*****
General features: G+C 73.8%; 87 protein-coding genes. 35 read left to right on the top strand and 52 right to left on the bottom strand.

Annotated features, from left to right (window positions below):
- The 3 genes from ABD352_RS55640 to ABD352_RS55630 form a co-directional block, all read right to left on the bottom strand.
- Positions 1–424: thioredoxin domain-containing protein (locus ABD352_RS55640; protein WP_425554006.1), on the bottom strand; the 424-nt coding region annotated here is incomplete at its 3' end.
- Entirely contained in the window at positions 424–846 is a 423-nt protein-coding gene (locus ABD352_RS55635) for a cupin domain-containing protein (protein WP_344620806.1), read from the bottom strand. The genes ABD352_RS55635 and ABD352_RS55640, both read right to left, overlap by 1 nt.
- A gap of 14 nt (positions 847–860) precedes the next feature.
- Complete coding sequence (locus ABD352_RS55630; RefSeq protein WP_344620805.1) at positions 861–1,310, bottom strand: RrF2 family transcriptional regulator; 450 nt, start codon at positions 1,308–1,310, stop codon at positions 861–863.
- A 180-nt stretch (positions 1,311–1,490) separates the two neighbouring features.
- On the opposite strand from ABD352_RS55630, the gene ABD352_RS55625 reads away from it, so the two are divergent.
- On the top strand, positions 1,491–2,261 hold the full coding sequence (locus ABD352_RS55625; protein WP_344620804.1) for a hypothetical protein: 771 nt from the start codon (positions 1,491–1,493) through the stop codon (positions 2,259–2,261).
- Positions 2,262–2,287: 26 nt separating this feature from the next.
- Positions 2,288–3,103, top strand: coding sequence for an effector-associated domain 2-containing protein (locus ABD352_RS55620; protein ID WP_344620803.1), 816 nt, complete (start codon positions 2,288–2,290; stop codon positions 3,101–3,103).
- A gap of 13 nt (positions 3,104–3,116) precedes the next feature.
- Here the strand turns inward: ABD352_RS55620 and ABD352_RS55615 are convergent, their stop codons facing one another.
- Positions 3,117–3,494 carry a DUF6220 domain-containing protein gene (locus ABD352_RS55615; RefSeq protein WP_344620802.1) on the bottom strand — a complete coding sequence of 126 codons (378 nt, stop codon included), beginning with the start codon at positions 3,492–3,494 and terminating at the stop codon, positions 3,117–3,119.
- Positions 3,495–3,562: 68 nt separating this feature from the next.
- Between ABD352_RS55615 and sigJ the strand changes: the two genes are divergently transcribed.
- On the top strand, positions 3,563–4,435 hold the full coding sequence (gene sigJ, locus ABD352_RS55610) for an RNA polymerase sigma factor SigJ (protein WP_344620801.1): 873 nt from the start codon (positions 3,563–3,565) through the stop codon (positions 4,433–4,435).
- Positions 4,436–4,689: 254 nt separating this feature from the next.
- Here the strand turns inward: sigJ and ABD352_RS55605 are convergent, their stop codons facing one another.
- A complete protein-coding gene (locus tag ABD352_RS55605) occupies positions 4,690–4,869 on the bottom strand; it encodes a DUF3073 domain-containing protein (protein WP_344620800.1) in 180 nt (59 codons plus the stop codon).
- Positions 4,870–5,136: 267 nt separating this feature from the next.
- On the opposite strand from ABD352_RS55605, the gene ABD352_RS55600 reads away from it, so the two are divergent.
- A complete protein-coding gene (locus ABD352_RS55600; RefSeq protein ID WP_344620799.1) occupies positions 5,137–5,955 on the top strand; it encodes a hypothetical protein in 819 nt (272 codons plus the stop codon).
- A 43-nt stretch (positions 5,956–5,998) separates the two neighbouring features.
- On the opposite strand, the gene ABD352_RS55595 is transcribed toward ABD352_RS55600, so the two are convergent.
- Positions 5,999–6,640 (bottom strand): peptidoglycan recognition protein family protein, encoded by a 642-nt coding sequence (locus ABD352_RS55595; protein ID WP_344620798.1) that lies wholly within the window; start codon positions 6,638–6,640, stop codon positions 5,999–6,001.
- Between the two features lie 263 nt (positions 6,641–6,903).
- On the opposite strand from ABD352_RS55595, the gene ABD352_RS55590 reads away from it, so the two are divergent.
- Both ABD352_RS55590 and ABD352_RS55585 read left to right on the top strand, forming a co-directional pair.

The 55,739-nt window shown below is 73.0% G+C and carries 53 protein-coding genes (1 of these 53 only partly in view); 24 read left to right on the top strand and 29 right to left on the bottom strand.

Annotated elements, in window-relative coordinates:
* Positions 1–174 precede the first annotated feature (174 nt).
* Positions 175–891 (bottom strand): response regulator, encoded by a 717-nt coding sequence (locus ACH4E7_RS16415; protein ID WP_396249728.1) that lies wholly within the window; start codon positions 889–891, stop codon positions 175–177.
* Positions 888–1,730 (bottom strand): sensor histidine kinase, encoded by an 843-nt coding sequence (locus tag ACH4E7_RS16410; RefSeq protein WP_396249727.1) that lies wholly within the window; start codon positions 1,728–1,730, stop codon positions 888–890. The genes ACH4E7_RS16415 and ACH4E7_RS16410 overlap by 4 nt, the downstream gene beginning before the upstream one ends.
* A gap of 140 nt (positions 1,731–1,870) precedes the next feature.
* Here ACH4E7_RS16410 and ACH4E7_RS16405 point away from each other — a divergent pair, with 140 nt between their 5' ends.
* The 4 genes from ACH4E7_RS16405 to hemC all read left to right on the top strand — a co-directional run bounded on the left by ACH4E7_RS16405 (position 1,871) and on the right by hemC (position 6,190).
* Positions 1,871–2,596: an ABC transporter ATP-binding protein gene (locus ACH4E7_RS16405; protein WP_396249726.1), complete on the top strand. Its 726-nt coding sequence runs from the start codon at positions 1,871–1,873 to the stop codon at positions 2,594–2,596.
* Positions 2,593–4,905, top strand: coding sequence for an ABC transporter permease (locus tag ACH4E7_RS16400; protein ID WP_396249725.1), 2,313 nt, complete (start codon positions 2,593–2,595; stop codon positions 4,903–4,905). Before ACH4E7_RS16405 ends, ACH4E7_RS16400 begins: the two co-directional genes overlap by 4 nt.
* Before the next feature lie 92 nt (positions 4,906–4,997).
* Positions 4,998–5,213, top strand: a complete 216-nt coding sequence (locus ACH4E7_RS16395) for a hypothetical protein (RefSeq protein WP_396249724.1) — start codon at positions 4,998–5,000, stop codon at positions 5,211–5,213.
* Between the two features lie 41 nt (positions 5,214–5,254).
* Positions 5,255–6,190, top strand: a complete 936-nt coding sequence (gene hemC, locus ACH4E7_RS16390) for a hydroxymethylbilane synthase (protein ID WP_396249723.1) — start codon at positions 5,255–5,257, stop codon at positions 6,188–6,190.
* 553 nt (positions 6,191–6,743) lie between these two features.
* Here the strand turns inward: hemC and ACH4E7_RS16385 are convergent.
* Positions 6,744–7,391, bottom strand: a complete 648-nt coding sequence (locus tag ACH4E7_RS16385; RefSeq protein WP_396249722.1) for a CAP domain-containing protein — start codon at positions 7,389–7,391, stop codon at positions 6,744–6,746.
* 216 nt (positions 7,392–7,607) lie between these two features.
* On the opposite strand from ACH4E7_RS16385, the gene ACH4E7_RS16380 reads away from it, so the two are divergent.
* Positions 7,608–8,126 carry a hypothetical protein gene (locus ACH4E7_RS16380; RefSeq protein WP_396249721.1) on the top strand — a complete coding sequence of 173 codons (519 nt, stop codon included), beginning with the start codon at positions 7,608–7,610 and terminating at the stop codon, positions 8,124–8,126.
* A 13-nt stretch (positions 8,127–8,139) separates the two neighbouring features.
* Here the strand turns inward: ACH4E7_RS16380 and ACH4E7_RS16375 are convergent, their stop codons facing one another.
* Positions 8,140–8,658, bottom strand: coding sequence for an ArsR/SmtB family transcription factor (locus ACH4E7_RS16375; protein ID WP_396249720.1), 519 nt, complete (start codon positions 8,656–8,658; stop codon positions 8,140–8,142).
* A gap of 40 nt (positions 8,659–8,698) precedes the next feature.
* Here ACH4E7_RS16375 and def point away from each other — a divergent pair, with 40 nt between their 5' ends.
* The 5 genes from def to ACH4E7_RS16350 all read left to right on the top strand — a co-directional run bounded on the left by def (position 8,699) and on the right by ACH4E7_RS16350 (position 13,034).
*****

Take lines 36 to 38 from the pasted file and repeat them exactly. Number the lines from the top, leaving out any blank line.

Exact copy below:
* A gap of 140 nt (positions 1,731–1,870) precedes the next feature.
* Here ACH4E7_RS16410 and ACH4E7_RS16405 point away from each other — a divergent pair, with 140 nt between their 5' ends.
* The 4 genes from ACH4E7_RS16405 to hemC all read left to right on the top strand — a co-directional run bounded on the left by ACH4E7_RS16405 (position 1,871) and on the right by hemC (position 6,190).